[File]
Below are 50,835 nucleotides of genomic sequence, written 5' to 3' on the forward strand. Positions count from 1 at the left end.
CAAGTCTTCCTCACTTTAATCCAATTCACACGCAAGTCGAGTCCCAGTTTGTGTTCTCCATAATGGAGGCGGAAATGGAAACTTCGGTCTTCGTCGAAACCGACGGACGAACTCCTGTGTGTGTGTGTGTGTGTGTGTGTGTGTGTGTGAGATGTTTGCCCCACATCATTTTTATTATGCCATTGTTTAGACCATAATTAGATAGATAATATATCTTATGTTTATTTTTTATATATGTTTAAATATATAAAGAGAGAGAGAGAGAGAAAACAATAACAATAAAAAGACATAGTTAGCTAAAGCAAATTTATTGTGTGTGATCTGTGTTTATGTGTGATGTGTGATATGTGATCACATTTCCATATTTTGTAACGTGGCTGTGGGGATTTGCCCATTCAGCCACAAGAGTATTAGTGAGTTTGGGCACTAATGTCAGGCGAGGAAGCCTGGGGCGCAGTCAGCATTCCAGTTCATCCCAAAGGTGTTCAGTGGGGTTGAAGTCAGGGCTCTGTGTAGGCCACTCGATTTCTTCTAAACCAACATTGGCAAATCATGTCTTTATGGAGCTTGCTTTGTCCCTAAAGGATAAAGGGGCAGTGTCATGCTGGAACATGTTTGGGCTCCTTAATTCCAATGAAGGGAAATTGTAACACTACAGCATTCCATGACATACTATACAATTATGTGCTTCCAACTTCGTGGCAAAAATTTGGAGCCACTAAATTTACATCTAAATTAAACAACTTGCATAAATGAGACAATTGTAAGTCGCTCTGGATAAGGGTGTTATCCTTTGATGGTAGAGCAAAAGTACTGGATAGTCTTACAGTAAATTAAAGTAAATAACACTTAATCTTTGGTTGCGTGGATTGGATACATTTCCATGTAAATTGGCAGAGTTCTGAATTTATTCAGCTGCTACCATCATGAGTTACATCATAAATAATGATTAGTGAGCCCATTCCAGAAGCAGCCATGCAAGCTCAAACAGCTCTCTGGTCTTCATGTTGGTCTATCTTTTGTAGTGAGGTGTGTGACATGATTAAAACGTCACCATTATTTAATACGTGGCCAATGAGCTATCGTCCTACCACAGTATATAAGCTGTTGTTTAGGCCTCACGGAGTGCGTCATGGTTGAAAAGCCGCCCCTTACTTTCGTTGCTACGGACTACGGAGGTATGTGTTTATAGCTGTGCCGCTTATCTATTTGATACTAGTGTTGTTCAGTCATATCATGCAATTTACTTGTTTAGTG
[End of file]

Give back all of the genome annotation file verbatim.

Below are 50,835 nucleotides of genomic sequence, written 5' to 3' on the forward strand. Positions count from 1 at the left end.
CAAGTCTTCCTCACTTTAATCCAATTCACACGCAAGTCGAGTCCCAGTTTGTGTTCTCCATAATGGAGGCGGAAATGGAAACTTCGGTCTTCGTCGAAACCGACGGACGAACTCCTGTGTGTGTGTGTGTGTGTGTGTGTGTGTGTGTGAGATGTTTGCCCCACATCATTTTTATTATGCCATTGTTTAGACCATAATTAGATAGATAATATATCTTATGTTTATTTTTTATATATGTTTAAATATATAAAGAGAGAGAGAGAGAGAAAACAATAACAATAAAAAGACATAGTTAGCTAAAGCAAATTTATTGTGTGTGATCTGTGTTTATGTGTGATGTGTGATATGTGATCACATTTCCATATTTTGTAACGTGGCTGTGGGGATTTGCCCATTCAGCCACAAGAGTATTAGTGAGTTTGGGCACTAATGTCAGGCGAGGAAGCCTGGGGCGCAGTCAGCATTCCAGTTCATCCCAAAGGTGTTCAGTGGGGTTGAAGTCAGGGCTCTGTGTAGGCCACTCGATTTCTTCTAAACCAACATTGGCAAATCATGTCTTTATGGAGCTTGCTTTGTCCCTAAAGGATAAAGGGGCAGTGTCATGCTGGAACATGTTTGGGCTCCTTAATTCCAATGAAGGGAAATTGTAACACTACAGCATTCCATGACATACTATACAATTATGTGCTTCCAACTTCGTGGCAAAAATTTGGAGCCACTAAATTTACATCTAAATTAAACAACTTGCATAAATGAGACAATTGTAAGTCGCTCTGGATAAGGGTGTTATCCTTTGATGGTAGAGCAAAAGTACTGGATAGTCTTACAGTAAATTAAAGTAAATAACACTTAATCTTTGGTTGCGTGGATTGGATACATTTCCATGTAAATTGGCAGAGTTCTGAATTTATTCAGCTGCTACCATCATGAGTTACATCATAAATAATGATTAGTGAGCCCATTCCAGAAGCAGCCATGCAAGCTCAAACAGCTCTCTGGTCTTCATGTTGGTCTATCTTTTGTAGTGAGGTGTGTGACATGATTAAAACGTCACCATTATTTAATACGTGGCCAATGAGCTATCGTCCTACCACAGTATATAAGCTGTTGTTTAGGCCTCACGGAGTGCGTCATGGTTGAAAAGCCGCCCCTTACTTTCGTTGCTACGGACTACGGAGGTATGTGTTTATAGCTGTGCCGCTTATCTATTTGATACTAGTGTTGTTCAGTCATATCATGCAATTTACTTGTTTAGTG